Exercising a horse

Bringing a horse back into work after illness or injury is always a risky business. Kim Dyson offers some helpful tips.

Exercising a horse
- Advertisement -

I often get emails asking me how to bring a horse back into work after an illness or injury. My philosophy is simple. Think of what animals would do in the wild. Then use common sense and consult a professional. Let’s start with the basics. In the wild, horses move about most of the time, covering on average about 30km a day. Unfortunately, our horses are stabled for most of their lives, or at least in the evenings. This means that they need additional exercise to prevent them from gaining unnecessary weight and becoming bored.

It’s very dangerous to keep a horse stabled for days. This treatment is acceptable only if the horse is ill or has an injury that requires it to be kept quiet. Even if the animal is ill, it’s important to take it out on a lead to grass a little or just to walk a short distance. If your horse stands in a stable for any length of time, its circulation will slow down and toxins will begin accumulating in its body, putting it under unnecessary stress. Remove all concentrates, and feed your horse nothing but good quality hay. In fact, your horse should always have access to roughage, unless your vet has advised otherwise.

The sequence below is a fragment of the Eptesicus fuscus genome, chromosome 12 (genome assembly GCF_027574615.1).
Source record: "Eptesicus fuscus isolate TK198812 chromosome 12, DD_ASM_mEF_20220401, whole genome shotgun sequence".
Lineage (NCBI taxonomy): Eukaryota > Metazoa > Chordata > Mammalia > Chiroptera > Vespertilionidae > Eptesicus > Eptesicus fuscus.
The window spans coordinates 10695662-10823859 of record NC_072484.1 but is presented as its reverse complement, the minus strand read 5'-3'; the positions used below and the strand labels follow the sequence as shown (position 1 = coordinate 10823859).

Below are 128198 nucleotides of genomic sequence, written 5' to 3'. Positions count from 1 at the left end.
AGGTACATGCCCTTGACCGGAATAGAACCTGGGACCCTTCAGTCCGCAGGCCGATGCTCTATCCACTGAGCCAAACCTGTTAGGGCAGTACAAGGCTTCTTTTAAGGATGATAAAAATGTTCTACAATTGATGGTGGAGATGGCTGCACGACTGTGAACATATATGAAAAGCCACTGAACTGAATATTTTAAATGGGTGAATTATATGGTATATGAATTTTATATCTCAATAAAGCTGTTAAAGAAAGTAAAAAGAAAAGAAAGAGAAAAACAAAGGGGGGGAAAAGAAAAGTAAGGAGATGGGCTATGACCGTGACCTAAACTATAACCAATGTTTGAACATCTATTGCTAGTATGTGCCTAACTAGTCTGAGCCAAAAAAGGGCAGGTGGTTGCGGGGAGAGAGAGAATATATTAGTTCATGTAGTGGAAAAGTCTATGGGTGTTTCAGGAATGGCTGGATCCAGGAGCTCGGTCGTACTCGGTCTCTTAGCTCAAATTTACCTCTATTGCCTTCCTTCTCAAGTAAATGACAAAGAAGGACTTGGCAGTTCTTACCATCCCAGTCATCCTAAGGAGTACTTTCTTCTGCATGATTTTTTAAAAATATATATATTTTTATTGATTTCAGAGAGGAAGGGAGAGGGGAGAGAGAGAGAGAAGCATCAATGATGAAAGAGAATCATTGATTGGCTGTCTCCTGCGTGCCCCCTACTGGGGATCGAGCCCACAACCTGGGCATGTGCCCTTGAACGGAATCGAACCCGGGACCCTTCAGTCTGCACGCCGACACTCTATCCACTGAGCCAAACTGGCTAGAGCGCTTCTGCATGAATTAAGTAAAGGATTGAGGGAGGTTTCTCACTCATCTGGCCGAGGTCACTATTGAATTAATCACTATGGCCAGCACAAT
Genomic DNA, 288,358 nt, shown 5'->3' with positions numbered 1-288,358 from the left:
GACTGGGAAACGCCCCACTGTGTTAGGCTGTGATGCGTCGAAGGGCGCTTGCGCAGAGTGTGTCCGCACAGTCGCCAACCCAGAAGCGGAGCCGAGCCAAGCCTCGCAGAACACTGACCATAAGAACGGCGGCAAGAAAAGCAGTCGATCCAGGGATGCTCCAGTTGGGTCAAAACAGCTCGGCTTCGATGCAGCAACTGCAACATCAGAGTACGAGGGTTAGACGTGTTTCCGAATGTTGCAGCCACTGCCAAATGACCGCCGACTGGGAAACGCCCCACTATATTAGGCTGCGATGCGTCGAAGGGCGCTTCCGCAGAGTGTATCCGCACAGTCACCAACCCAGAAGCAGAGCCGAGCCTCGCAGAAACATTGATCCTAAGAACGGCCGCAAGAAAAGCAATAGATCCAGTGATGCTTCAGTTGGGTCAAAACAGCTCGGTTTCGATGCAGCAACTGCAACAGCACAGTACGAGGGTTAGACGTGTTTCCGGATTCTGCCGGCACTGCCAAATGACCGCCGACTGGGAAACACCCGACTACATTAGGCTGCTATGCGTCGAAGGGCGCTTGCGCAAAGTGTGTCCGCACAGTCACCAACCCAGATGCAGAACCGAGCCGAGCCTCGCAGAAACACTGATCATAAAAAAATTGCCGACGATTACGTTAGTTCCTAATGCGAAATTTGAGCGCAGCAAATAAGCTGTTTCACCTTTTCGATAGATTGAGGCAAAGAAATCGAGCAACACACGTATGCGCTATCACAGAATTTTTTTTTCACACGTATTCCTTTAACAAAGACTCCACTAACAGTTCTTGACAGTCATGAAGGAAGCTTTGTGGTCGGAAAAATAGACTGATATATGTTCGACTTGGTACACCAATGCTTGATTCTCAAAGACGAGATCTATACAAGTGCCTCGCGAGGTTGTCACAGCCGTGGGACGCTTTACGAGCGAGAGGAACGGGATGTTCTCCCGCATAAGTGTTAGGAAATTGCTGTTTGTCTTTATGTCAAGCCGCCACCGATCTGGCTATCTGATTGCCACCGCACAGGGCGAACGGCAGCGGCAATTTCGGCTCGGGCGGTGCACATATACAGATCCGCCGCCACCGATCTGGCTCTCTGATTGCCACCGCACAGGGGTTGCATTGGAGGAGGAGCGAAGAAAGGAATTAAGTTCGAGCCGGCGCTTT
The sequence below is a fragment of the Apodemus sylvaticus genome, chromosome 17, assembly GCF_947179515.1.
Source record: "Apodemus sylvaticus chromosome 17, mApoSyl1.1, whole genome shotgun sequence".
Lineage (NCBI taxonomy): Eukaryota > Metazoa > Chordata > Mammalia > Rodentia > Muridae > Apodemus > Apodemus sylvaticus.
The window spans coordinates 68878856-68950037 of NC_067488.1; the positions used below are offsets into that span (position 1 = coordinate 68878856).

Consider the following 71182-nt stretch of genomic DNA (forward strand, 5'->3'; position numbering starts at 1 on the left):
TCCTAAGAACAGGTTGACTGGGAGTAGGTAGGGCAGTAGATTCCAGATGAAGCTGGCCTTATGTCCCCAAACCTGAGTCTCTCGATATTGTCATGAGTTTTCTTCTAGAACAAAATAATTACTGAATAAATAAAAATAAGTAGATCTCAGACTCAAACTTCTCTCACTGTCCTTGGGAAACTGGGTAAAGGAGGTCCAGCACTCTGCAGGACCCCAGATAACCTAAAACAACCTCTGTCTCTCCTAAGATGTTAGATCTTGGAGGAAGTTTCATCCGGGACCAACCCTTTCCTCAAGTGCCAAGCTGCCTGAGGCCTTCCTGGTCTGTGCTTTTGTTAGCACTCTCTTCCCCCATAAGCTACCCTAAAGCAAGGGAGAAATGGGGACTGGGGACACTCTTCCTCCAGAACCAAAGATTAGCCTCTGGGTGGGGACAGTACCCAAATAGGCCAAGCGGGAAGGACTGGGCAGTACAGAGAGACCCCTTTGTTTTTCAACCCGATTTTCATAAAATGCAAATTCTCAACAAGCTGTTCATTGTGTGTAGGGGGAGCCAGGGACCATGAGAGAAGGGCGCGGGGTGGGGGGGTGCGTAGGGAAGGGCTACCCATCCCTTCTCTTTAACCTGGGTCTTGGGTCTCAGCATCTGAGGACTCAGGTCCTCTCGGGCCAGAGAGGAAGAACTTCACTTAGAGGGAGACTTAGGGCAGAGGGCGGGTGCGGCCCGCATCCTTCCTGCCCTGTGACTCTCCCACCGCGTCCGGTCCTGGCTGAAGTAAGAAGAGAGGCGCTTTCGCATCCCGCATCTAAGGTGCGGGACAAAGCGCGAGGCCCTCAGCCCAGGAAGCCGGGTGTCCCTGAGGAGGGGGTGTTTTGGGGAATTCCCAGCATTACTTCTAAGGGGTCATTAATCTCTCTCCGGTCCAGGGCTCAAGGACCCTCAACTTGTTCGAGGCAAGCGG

Assessing your horse
When you do decide to bring a horse back into work after a time off, whether it was due to illness or a holiday, it’s essential that it knows what you expect it to do. Getting a horse fit also takes commitment on your part. First assess the animal, asking yourself:

- Advertisement -
  • Is it suitable for the job?
  • How unfit is it? 
  • How much time do you have? 
  • Is the horse completely sound? 
  • Is it in good health, and not too overweight, underweight or ill?
  • Remember that when you start increasing your horse’s workload, you’ll need to increase its energy intake – that is, its concentrate (hard feed).

Getting started
Fitness is the ability to carry out strenuous work and recover from the effort with relative ease. Walking is a perfect place to start. Begin with a daily 20-minute walk in hand for six days. Then give one day off. The following week, saddle up and walk for 20 minutes a day for six days, and give one day off. Every day after the workout, check the horse’s legs for heat or swelling. This will serve as the perfect guideline to the response to work.

In week three, increase the walking time to 30 minutes. Do this week by week until you’re walking for an hour. Then increase the workload by including two-minute bursts of trot. By the time three months have passed, you should be doing 10 bursts of trot. This is the best way to start any horse. Within three months, your horse should be fit enough to do canter work.

Contact Kim Dyson on 082 888 6511 or at [email protected]. Please state ‘Horse therapy’ in the subject line of your email.